Pork belly slow cooked in water until fork tender, then simmered in a soy and mirin based “sweet and sour” sauce until perfectly glazed.
1 1/2 pound pork belly strip
4 to 5 cups of chicken broth (optional)
Several large cloves of garlic, minced fine
1 tablespoon or more of minced fresh ginger root
Shoyu or soy sauce – 1/2 cup
Mirin – 1/2 cup
1/2 cup water
3/4 cup light brown sugar
dash of sesame oil (regular or hot)
Rinse the pork belly under cold running water.
Place in a heavy duty pan like a Dutch Oven.
Cover with cold water. Bring to a slow boil and boil for about 10 minutes.
Drain the first “bath” and cover the meat again with cold water or chicken broth.
Bring to a boil, then lower the heat to a simmer and slow cook for about 2 and a half hours or until a knife has no resistence at all to the meat.
When the meat is cool enough to handle, remove the layer of fat from the top of the meat. Remove as much fat as possible. There will still be strips of fat between the layers of meat. Do not remove those layers or else the pork belly will fall apart.
When the fat is removed, cut into 3/4 inch wide chunks of meat.
Complete The Recipe:
Drain the water/broth from the Dutch oven.
In the same pan, add the liquids, combine well then add the suger. Stir well until the sugar is completely dissolved. Add the minced garlic and ginger. Simmer for about 5 minutes then add the pieces of meat to the pan. Continue to simmer, without covering, until the sauce is thick and the meat is completely glazed – about 15 minutes.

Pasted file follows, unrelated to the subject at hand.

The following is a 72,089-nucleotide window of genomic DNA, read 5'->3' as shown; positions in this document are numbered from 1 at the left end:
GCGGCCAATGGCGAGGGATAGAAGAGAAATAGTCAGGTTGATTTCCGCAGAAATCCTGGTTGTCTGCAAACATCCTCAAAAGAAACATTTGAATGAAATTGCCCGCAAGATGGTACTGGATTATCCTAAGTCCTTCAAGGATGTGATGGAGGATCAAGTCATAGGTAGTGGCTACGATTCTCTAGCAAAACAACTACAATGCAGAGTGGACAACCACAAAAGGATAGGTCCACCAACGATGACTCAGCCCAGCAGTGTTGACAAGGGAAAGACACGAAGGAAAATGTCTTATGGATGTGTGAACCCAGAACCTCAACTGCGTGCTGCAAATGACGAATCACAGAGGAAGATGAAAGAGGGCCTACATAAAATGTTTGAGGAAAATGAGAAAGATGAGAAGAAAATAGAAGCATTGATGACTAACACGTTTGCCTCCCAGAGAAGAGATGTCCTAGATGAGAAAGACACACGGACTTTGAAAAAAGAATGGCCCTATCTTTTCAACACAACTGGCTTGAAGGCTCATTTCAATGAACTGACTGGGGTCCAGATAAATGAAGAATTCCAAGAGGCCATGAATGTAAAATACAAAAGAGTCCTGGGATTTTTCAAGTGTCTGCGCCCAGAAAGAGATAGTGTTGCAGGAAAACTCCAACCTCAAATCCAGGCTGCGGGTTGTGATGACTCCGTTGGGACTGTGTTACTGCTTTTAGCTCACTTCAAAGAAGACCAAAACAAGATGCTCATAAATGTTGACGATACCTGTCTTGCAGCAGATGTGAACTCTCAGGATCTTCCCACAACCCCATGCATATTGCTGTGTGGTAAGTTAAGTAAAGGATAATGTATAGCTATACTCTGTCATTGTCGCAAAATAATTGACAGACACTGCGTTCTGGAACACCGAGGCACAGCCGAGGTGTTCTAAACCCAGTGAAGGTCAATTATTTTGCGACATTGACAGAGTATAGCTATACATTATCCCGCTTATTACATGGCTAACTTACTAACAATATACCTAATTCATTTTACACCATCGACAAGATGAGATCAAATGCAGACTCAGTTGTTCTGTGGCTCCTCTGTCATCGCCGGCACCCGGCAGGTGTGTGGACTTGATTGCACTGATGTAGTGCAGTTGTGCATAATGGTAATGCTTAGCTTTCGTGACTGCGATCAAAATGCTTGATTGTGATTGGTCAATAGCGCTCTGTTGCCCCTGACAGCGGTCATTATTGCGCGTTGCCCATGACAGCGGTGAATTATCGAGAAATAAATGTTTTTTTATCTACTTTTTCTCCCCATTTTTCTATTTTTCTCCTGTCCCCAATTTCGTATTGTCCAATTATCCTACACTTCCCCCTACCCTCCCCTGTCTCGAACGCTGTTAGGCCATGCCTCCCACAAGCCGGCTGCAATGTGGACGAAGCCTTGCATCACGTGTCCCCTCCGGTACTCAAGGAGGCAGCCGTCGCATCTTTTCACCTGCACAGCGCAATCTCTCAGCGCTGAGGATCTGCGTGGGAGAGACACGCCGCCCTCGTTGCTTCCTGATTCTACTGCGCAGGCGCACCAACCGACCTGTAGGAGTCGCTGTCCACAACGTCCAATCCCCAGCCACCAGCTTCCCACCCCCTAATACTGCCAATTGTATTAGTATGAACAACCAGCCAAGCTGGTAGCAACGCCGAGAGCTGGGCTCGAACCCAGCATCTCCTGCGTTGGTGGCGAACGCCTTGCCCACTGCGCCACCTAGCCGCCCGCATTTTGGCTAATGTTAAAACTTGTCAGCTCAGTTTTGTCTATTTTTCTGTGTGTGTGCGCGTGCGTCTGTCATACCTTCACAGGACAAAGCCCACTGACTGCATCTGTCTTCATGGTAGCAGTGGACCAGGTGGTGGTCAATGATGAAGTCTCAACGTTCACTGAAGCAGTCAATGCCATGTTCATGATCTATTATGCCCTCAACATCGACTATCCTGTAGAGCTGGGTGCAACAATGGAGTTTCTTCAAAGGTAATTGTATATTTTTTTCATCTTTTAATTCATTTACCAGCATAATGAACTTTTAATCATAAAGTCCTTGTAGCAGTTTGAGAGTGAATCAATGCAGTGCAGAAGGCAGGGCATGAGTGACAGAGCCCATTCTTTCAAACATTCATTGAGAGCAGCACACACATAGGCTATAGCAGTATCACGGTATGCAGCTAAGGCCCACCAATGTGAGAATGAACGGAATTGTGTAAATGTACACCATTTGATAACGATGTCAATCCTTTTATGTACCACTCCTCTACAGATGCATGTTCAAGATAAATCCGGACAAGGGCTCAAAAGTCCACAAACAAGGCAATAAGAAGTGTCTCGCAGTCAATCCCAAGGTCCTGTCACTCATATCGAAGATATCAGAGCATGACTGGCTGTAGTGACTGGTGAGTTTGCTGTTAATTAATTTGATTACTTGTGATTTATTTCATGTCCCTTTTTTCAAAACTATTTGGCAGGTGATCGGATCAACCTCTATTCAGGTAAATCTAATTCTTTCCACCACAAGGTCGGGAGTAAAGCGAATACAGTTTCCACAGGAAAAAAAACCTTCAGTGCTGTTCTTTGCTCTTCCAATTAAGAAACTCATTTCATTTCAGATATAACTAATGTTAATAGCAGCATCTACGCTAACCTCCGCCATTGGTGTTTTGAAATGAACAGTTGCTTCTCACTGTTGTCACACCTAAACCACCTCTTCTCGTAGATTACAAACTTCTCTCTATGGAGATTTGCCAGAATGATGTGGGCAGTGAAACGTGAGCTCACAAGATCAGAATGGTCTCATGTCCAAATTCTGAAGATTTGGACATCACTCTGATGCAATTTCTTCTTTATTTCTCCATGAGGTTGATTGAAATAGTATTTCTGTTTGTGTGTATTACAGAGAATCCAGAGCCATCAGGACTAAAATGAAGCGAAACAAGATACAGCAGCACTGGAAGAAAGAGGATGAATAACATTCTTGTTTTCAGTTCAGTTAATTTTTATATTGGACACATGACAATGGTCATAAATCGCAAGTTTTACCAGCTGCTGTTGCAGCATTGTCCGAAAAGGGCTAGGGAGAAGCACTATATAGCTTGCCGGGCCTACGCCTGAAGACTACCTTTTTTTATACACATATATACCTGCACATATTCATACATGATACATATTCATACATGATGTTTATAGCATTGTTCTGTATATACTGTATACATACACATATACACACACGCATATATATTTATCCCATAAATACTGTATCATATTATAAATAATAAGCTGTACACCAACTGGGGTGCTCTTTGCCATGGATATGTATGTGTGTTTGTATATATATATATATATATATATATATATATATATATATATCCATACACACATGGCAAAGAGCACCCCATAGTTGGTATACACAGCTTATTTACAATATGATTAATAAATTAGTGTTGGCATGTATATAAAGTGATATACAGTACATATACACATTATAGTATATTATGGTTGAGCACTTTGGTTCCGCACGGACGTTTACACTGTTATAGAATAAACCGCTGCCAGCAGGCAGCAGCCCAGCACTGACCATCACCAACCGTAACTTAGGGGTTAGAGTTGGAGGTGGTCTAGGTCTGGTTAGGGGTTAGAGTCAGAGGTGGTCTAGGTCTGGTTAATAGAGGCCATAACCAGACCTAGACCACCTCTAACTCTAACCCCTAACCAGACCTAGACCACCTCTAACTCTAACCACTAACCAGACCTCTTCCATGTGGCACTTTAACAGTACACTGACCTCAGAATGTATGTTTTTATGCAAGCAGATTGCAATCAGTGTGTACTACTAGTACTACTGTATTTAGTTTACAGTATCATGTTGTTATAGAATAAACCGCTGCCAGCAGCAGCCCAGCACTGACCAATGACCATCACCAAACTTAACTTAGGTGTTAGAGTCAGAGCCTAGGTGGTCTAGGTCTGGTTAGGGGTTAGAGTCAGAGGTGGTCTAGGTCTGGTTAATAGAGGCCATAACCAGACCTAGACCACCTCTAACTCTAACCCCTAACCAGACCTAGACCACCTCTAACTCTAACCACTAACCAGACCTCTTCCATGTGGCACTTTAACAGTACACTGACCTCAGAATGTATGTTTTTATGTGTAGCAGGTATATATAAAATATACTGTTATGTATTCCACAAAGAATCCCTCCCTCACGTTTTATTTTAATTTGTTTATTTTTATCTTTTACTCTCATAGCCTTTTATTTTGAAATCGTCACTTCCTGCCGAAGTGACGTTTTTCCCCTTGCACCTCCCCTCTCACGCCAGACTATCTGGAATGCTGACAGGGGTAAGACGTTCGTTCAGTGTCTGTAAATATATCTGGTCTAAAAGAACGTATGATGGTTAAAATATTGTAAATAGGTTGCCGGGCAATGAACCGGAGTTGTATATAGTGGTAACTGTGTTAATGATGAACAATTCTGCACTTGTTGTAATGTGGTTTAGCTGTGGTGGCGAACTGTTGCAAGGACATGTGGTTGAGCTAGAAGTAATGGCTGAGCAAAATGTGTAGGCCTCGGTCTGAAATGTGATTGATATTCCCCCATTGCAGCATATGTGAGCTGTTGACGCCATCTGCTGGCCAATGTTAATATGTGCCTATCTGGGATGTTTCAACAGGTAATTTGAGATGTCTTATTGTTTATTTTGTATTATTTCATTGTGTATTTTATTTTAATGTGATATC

This recipe can easily be doubled. Two strips of pork belly will not affect the length of cooking time. Prepare twice as much of the glaze recipe.
What do you think of my first video? Sixteen seconds of my Okinawa Shoyu Pork recipe simmering in a rich sweet and sour sauce. 🙂
At this point, the aroma of the [popup_product]ginger[/popup_product] and garlic plus that of the Shoyu bubbling away is enough to make you want to sample the meat. Then sample it again, just to make sure.
You could easily make a piggy out of yourself with this recipe. It’s hard to believe something so simple tastes so good!
Okinawa Shoyu Pork recipe prepared in a slow cooker works like a charm when using a [popup_product]pork butt[/popup_product] or larger pieces of pork. I will definitely prepare the recipe this way – browning the meat first – when cooking for a crowd.